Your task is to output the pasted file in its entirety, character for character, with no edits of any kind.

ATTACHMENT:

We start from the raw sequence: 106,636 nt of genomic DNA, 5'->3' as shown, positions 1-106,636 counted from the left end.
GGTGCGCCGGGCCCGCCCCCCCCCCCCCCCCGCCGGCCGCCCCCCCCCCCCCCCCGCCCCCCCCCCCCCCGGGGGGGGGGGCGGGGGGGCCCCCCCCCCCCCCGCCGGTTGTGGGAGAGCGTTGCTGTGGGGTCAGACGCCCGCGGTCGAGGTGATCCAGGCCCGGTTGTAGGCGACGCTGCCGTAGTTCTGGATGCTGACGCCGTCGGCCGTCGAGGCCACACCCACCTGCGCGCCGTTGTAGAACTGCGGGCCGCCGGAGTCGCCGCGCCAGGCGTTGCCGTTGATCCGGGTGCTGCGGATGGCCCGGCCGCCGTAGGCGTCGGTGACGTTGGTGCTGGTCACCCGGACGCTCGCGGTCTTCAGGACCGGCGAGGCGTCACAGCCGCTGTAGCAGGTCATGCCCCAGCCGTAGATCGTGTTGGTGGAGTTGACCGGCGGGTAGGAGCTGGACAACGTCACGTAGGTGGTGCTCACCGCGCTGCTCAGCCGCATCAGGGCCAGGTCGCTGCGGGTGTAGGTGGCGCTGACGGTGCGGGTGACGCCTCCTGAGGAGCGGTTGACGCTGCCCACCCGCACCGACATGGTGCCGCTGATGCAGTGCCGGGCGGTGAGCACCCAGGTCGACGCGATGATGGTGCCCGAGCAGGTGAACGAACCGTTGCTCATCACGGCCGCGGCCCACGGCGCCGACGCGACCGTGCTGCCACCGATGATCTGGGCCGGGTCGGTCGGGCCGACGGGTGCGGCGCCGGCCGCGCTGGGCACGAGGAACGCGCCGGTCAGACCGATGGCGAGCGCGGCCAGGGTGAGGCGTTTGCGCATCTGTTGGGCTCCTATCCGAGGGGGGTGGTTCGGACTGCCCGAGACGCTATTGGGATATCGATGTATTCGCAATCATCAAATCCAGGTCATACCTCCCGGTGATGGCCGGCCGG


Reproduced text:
We start from the raw sequence: 106,636 nt of genomic DNA, 5'->3' as shown, positions 1-106,636 counted from the left end.
GGTGCGCCGGGCCCGCCCCCCCCCCCCCCCCGCCGGCCGCCCCCCCCCCCCCCCCGCCCCCCCCCCCCCCGGGGGGGGGGGCGGGGGGGCCCCCCCCCCCCCCGCCGGTTGTGGGAGAGCGTTGCTGTGGGGTCAGACGCCCGCGGTCGAGGTGATCCAGGCCCGGTTGTAGGCGACGCTGCCGTAGTTCTGGATGCTGACGCCGTCGGCCGTCGAGGCCACACCCACCTGCGCGCCGTTGTAGAACTGCGGGCCGCCGGAGTCGCCGCGCCAGGCGTTGCCGTTGATCCGGGTGCTGCGGATGGCCCGGCCGCCGTAGGCGTCGGTGACGTTGGTGCTGGTCACCCGGACGCTCGCGGTCTTCAGGACCGGCGAGGCGTCACAGCCGCTGTAGCAGGTCATGCCCCAGCCGTAGATCGTGTTGGTGGAGTTGACCGGCGGGTAGGAGCTGGACAACGTCACGTAGGTGGTGCTCACCGCGCTGCTCAGCCGCATCAGGGCCAGGTCGCTGCGGGTGTAGGTGGCGCTGACGGTGCGGGTGACGCCTCCTGAGGAGCGGTTGACGCTGCCCACCCGCACCGACATGGTGCCGCTGATGCAGTGCCGGGCGGTGAGCACCCAGGTCGACGCGATGATGGTGCCCGAGCAGGTGAACGAACCGTTGCTCATCACGGCCGCGGCCCACGGCGCCGACGCGACCGTGCTGCCACCGATGATCTGGGCCGGGTCGGTCGGGCCGACGGGTGCGGCGCCGGCCGCGCTGGGCACGAGGAACGCGCCGGTCAGACCGATGGCGAGCGCGGCCAGGGTGAGGCGTTTGCGCATCTGTTGGGCTCCTATCCGAGGGGGGTGGTTCGGACTGCCCGAGACGCTATTGGGATATCGATGTATTCGCAATCATCAAATCCAGGTCATACCTCCCGGTGATGGCCGGCCGG